Posts Tagged ‘globalization’
At Bloomberg View, Adam Minter suggests that the monorail might yet have its moment, flourishing in cities of the developing world as inexpensive mass transit systems.
Monorails may not have worked in sprawling, 20th-century Los Angeles. But for the dense, traffic-choked cities of the modern developing world — where populations are growing, pollution is worsening and public funds are limited — they’re ideal. If they catch on, they could change urban landscapes around the world for the better.
In China, they’re already starting to. Although China has built some of the world’s biggest and best metro systems, and plans to build more, subways come with plenty of problems. They’re geographically constrained, disruptive to build and expensive to maintain, especially for the smaller cities driving much of China’s local debt problem. Buses and cars are cheaper and more flexible, but contribute to air pollution and traffic jams.
Monorails could help on all counts. They run solely on electricity, and so are usually better for the environment. They’re built above ground, on relatively thin pylons that can be installed in road medians, and thus avoid the heavy costs of excavation and underground maintenance. BYD, a Chinese manufacturer backed by Warren Buffett, says its SkyTrain monorail costs one-sixth what a traditional metro would, and requires only one-third the time to install. For cash-strapped Chinese cities such as Shantou — home to 5.5 million people and (soon) a 155-mile monorail — that’s an attractive proposition.
More interestingly, monorails can navigate steep grades and sharp curves. This makes them ideally suited to downtowns, where they can easily be aligned with existing roads and landscapes. And it opens up new possibilities. The world’s busiest monorail — with nearly a million daily passengers — is located in the hilly metropolis of Chongqing in Southwest China, where it negotiates curves and hills that would’ve required tunnels for heavier rail. Though few cities are as geographically challenging as Chongqing, there’s plenty of demand for transit systems that can take people exactly where they want to go.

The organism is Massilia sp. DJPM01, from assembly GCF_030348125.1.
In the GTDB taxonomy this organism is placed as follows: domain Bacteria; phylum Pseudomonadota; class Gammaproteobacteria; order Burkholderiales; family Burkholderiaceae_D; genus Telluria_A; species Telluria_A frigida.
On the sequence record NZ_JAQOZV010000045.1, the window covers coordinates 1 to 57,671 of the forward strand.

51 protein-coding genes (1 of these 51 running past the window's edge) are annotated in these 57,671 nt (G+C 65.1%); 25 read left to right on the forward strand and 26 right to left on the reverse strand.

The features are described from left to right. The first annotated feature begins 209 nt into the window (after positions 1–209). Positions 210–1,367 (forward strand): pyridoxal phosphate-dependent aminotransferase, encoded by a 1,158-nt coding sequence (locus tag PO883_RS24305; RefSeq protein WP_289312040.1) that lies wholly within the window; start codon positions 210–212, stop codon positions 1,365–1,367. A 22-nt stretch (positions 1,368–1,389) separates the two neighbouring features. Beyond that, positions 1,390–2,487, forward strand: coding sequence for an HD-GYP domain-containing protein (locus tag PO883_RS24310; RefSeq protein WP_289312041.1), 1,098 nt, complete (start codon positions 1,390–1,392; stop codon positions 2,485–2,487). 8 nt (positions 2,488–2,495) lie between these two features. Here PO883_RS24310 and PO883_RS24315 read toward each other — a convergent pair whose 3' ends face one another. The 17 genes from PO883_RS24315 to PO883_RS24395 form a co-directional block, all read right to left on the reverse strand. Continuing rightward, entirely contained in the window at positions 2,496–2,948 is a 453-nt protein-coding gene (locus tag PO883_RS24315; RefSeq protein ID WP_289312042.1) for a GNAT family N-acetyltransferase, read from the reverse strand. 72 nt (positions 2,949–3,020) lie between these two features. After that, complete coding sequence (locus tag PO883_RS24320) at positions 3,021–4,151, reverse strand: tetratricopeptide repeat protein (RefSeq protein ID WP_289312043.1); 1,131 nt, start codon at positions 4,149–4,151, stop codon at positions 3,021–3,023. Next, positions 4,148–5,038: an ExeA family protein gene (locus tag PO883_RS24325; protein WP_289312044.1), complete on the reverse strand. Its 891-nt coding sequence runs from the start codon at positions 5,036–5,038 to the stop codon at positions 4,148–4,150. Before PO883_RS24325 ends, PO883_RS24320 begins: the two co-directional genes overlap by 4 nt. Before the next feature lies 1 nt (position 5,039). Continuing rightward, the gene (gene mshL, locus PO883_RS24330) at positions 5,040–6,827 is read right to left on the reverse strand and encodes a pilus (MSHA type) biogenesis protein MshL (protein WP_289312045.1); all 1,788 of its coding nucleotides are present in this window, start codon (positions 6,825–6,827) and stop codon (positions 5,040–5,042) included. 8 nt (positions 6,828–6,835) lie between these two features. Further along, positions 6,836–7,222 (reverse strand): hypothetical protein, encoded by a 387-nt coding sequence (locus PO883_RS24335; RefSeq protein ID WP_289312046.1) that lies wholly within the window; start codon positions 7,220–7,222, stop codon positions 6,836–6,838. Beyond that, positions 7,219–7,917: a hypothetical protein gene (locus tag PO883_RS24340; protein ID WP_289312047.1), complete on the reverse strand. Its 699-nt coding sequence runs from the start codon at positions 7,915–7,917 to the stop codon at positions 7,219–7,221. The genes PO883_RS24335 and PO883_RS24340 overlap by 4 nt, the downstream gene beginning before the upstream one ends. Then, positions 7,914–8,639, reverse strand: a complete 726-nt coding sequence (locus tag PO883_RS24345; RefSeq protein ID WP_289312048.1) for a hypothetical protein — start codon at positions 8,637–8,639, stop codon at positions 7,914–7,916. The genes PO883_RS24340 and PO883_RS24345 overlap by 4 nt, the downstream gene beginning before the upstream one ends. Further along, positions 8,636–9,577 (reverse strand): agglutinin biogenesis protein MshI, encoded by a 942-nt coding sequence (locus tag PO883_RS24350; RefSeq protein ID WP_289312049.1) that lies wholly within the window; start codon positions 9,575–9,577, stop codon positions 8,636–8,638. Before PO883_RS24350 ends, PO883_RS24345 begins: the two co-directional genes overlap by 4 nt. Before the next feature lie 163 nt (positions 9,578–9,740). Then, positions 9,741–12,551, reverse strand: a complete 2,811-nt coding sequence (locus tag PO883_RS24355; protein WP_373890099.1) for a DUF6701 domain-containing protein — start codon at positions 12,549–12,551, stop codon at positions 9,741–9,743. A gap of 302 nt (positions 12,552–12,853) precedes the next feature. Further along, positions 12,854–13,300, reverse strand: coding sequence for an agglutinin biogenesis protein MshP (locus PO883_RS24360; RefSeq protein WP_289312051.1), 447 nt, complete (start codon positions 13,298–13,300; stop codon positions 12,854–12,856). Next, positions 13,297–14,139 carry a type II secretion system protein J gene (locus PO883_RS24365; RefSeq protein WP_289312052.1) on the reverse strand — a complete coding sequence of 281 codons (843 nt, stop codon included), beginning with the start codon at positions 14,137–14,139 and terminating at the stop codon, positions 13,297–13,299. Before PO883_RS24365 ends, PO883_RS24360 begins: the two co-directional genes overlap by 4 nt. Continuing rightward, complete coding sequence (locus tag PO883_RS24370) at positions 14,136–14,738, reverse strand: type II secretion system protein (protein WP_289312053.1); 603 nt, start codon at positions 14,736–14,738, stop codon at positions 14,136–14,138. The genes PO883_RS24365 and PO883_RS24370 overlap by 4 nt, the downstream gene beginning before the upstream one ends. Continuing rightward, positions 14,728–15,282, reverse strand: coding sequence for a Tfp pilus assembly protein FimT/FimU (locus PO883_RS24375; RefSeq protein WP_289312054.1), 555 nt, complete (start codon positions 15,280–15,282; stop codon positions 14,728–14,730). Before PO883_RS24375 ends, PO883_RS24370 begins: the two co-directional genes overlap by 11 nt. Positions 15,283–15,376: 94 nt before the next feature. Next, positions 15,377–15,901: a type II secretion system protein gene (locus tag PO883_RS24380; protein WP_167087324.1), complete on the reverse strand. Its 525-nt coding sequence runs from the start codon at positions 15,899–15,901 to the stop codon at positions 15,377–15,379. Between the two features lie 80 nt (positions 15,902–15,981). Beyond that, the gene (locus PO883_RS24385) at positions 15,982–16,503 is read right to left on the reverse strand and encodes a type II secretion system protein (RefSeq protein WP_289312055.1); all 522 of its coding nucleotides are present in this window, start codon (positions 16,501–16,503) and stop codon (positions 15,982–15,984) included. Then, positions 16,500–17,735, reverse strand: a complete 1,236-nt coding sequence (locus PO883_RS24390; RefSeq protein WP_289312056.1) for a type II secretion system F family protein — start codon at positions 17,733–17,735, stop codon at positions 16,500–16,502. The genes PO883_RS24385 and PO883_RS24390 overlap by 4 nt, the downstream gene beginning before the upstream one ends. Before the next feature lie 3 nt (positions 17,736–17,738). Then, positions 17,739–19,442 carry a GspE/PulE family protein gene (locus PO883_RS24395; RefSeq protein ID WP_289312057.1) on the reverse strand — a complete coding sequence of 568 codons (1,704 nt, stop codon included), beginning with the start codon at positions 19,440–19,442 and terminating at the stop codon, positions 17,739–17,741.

With Brexit set to diminish the prospects of the British economy and Trump’s policies seeming likely to harm the United States, there seems a real prospect of all of the rich countries of the world remaining stuck, with stagnant living standards and growing inequality. Less rich countries also face similar problems, with Russia and Brazil at best bottoming out their declines and China heading who knows where. The big economic boom that began after the Second World War and continued, with varying geographic emphases, even after the 2007-2008 financial crisis might be coming to an end.
Do you think it will? What do you think the consequences might be? People who feel themselves being immiserated, I would note, are often people who make more narrow and less generous choices politically and socially. I hate to raise the spectre of the 1930s gratuitously, but are we in fact heading for an epoch like this? (And then what next?)